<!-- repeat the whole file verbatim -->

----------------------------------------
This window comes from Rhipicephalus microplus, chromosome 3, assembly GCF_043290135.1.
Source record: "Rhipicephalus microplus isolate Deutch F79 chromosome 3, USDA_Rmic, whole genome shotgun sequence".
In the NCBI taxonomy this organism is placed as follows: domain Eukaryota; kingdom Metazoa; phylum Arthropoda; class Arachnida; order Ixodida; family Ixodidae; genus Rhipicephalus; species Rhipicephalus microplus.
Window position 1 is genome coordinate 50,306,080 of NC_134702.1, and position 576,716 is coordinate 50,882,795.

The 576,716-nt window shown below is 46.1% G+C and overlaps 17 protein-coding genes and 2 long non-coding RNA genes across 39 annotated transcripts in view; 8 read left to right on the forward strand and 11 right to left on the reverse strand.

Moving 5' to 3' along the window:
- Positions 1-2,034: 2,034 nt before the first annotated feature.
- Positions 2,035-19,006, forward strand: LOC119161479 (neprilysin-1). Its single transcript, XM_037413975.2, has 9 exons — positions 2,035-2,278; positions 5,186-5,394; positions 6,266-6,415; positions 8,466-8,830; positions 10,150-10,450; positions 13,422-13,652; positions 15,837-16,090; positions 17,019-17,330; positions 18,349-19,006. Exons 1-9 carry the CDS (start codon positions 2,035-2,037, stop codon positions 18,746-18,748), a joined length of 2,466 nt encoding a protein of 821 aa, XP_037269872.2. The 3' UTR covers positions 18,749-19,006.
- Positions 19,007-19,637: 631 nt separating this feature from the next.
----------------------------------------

This window comes from Rhipicephalus microplus, chromosome 3, assembly GCF_043290135.1.
Source record: "Rhipicephalus microplus isolate Deutch F79 chromosome 3, USDA_Rmic, whole genome shotgun sequence".
In the NCBI taxonomy this organism is placed as follows: domain Eukaryota; kingdom Metazoa; phylum Arthropoda; class Arachnida; order Ixodida; family Ixodidae; genus Rhipicephalus; species Rhipicephalus microplus.
Window position 1 is genome coordinate 50,306,080 of NC_134702.1, and position 576,716 is coordinate 50,882,795.

The 576,716-nt window shown below is 46.1% G+C and overlaps 17 protein-coding genes and 2 long non-coding RNA genes across 39 annotated transcripts in view; 8 read left to right on the forward strand and 11 right to left on the reverse strand.

Moving 5' to 3' along the window:
- Positions 1-2,034: 2,034 nt before the first annotated feature.
- Positions 2,035-19,006, forward strand: LOC119161479 (neprilysin-1). Its single transcript, XM_037413975.2, has 9 exons — positions 2,035-2,278; positions 5,186-5,394; positions 6,266-6,415; positions 8,466-8,830; positions 10,150-10,450; positions 13,422-13,652; positions 15,837-16,090; positions 17,019-17,330; positions 18,349-19,006. Exons 1-9 carry the CDS (start codon positions 2,035-2,037, stop codon positions 18,746-18,748), a joined length of 2,466 nt encoding a protein of 821 aa, XP_037269872.2. The 3' UTR covers positions 18,749-19,006.
- Positions 19,007-19,637: 631 nt separating this feature from the next.